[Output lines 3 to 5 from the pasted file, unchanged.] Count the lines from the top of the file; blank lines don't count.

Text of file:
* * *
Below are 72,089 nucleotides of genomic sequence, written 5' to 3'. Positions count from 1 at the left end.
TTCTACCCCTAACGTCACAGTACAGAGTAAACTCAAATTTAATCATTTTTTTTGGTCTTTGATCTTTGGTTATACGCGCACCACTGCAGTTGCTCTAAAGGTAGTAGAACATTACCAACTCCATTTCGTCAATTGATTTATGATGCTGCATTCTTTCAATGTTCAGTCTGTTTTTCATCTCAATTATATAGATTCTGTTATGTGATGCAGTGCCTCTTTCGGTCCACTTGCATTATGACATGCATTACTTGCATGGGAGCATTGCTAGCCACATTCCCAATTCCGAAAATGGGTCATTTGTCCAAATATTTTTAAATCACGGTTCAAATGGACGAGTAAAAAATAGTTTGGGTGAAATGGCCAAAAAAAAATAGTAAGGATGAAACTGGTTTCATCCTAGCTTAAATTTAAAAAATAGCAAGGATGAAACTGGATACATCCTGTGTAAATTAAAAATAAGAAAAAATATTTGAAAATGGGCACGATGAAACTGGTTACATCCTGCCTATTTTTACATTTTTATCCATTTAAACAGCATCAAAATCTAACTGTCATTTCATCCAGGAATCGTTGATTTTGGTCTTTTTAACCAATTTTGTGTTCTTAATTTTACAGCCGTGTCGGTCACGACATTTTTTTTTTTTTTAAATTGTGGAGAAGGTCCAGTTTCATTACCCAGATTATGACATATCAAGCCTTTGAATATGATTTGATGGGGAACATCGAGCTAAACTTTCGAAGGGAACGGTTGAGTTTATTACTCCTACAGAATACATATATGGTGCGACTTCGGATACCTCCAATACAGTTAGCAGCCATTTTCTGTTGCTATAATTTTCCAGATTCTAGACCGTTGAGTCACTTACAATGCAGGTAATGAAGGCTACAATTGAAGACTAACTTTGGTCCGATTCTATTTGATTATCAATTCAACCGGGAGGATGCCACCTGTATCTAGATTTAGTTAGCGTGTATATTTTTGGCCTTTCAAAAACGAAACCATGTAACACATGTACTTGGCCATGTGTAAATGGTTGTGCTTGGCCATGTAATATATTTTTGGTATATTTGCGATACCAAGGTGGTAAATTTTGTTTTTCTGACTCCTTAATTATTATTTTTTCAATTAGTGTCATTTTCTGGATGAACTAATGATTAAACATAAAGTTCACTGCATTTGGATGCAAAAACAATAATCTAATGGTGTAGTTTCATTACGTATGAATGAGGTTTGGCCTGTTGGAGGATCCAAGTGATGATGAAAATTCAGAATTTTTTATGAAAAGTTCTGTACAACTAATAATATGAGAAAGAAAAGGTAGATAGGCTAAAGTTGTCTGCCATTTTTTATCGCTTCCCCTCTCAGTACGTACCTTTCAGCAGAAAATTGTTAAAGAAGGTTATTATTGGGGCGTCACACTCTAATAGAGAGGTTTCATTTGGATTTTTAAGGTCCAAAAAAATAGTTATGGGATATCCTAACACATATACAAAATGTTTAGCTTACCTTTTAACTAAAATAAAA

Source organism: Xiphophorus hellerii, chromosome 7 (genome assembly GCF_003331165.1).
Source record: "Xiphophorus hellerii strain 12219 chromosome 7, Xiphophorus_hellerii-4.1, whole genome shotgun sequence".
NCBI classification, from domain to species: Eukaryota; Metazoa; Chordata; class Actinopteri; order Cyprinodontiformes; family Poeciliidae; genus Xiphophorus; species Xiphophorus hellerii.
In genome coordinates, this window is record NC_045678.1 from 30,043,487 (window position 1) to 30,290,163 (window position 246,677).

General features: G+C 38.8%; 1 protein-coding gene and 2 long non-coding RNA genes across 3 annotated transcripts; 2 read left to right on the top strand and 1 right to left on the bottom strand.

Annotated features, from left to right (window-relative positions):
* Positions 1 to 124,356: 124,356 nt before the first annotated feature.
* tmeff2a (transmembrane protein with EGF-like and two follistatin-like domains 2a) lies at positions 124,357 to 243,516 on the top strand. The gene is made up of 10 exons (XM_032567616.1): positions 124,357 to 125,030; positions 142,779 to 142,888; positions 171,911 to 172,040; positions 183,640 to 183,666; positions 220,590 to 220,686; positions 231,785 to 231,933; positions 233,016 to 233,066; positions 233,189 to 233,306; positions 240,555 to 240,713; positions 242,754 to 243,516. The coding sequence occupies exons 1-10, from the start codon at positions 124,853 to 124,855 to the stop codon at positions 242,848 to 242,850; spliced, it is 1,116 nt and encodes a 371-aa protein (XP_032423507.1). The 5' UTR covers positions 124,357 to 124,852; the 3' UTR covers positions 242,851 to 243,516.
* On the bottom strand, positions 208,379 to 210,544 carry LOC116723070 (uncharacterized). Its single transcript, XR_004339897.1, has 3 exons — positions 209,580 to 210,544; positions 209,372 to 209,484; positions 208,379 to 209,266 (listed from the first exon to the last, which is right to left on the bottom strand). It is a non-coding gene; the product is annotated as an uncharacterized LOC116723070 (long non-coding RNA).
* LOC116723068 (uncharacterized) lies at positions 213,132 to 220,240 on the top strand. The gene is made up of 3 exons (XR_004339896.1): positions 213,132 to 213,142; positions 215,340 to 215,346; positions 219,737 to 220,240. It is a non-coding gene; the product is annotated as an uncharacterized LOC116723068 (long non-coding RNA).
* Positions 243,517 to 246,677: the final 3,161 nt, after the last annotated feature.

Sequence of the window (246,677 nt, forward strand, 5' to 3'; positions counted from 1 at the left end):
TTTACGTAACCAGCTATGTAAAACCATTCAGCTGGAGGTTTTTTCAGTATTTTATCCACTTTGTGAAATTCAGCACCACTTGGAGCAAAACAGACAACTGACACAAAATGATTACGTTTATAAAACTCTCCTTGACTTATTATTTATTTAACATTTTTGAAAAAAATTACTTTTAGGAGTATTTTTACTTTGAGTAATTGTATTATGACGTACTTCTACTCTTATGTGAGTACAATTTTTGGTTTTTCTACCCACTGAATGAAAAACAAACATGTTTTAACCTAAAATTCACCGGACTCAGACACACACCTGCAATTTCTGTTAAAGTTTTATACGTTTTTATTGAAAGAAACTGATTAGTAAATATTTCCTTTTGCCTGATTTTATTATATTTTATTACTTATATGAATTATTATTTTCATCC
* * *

Source organism: Xiphophorus hellerii, chromosome 7 (genome assembly GCF_003331165.1).
Source record: "Xiphophorus hellerii strain 12219 chromosome 7, Xiphophorus_hellerii-4.1, whole genome shotgun sequence".
NCBI classification, from domain to species: Eukaryota; Metazoa; Chordata; class Actinopteri; order Cyprinodontiformes; family Poeciliidae; genus Xiphophorus; species Xiphophorus hellerii.